Auction 93 K2 Judaica Sale: Rare Printed Books, Manuscripts, Autograph Letters, Graphic & Ceremonial Arts
May 6, 2021
 The Brooklyn Navy Yard Building 77, Suite 1108 141 Flushing Avenue Brooklyn, NY 11205

Bidding via Bidspirit ONLY.

Welcome to our Spring K2 Judaica Auction (Kestenbaum Sale number 93) consisting of 226 lots. The subject matter of the auction is divided as follows:

Manuscripts: Lots 1-21 

Including ten lots of Pinkas community records (all American), Lots 12-21

Autograph Letters by Rabbinic & Chassidic leaders: Lots 22-77

Americana - Printed Books, Manuscripts & Autograph Letters: Lots 78-96.

Cook-Books (Lots 107-123)

Holocaust-era (Lots 132-151)

Land (and State) of Israel: Lots 152-169

Graphic Art: Lots 188-209. 

Including artwork by Yohanan Simon, Chagall, Pilichowski, Abel Pann and Reuven Rubin. Also a magnificent livre-d'artiste by Joseph Budko, issued entirely on vellum, one of just five copies (lot 188)

Ceremonial and Folk Objects: Lots 210-226

Included in the auction are items that relate to Jewish history in: Argentina, Belgium, England, France, Germany, Hungary, Norway, Poland, Russia and Spain.

Utilize the "find" mode button to locate areas of particular interest.

Limited viewing is available by APPOINTMENT ONLY.

The auction has ended

LOT 7:

Archive of minutes, documents and communications regarding Congregation Kehillath ...

  Previous item
Next item 
Sold for: $2,000
Estimated price:
$ 2,000 - $3,000
Auction house commission: 25%

Archive of minutes, documents and communications regarding Congregation Kehillath Yaakov and the Gemiluth Chessed of Greater New York; both of Washington Heights, NY.

Gemiluth Chessed c. 235 pages bound in ledger, with additional loose letters and newspaper clippings. * Kehillath Yaakov documents, c. 325 pages. Texts in German and English.

Washington Heights, New York: 1940’s-1970’s

Located at the northern tip of Manhattan island, Washington Heights was the neighborhood of choice for thousands of German-Jewish émigrés fleeing Hitler’s Germany. Proud of their German heritage yet distraught at their home country’s utter rejection of them, these immigrants banded together in many community organizations, seeking to preserve the uniquely German way of life they had known, while navigating the cultural minefield that was 20th-century America. Instrumental to ensuring the adjustment of the newly minted Americans to their adopted homeland, the German Washington Heights was a strictly one-generational phenomenon. As the second generation grew up as proud, comfortable Americans and migrated to the suburbs of New York and beyond, ‘Little Berlin’ gave way to ‘Little Dominica.’ The 30-odd years during which the German-Jewish presence in Washington Heights reached its zenith marks an important epilogue to the narrative of German-Jewish history, while also denoting another beginning of America’s multifaceted tapestry of Jewish life. The present lot can be divided into two categories: The first are materials pertaining to the Gemiluth Chessed of Washington Heights (later of Greater New York), an umbrella organization focusing on social services on behalf of the entire German-Jewish community in the neighborhood. Contains many documents relating to founding of the group in 1954. The majority of documents relate to the welfare of the community’s elderly, focusing on petitions to add Kosher options in local hospitals and old age homes and culminating in the detailed, years-long effort to establish and fund the Palisades Garden Nursing Home. The second category is a trove of some 325 pages of material related to Congregation Kehillath Yaakov, an Orthodox synagogue in the neighborhood. Dates from 1944 to 1970. Includes: * Minutes, attendance records, speeches and orders of business from general meetings from 1951-70 (150 pages). * Records of the Building Fund Committee including fundraisers and donors (65 pages).* Personal communications made by the board of the synagogue to members on the occasion of life-cycle events (25 pages). * Sermons delivered as well as miscellaneous papers (85 pages). Of particular interest is a gradual shift from the German language to English, occasionally explicitly noted by the speaker, explaining his decision to speak in English as an accommodation to the surrounding culture. Provenance: Family of the late Siegfreid Mai (Fred May).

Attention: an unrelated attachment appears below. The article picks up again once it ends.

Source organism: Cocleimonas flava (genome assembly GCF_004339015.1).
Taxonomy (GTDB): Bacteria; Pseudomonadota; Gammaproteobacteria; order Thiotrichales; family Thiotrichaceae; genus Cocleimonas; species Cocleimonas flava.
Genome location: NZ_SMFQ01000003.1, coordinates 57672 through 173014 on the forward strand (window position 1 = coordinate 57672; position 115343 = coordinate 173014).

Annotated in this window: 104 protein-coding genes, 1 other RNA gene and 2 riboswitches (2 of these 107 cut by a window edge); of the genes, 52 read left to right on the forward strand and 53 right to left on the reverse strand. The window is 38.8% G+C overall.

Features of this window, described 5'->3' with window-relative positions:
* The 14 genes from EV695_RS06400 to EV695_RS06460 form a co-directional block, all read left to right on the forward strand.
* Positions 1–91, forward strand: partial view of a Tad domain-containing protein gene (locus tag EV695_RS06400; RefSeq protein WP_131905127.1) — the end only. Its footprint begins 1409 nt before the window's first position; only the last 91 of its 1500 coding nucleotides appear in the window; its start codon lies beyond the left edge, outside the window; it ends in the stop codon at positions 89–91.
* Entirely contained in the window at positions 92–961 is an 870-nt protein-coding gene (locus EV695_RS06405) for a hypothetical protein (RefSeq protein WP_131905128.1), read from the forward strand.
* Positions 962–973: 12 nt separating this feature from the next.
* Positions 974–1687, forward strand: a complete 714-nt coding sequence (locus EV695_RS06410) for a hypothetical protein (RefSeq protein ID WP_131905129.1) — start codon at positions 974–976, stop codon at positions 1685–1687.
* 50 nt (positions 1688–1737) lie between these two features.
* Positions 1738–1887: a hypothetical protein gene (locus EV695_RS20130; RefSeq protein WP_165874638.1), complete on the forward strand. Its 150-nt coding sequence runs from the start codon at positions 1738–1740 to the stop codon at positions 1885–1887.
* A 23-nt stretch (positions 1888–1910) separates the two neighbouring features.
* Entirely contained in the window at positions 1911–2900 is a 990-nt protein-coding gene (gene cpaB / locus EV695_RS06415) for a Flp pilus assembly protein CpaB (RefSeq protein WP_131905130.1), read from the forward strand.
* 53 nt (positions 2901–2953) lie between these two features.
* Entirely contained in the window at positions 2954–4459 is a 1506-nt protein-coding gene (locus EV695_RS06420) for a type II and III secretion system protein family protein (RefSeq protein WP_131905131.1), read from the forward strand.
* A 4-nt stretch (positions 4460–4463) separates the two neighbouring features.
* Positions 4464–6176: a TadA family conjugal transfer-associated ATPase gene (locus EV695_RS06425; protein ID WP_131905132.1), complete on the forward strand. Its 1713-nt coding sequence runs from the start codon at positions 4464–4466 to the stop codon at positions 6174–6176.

Previous item
Next item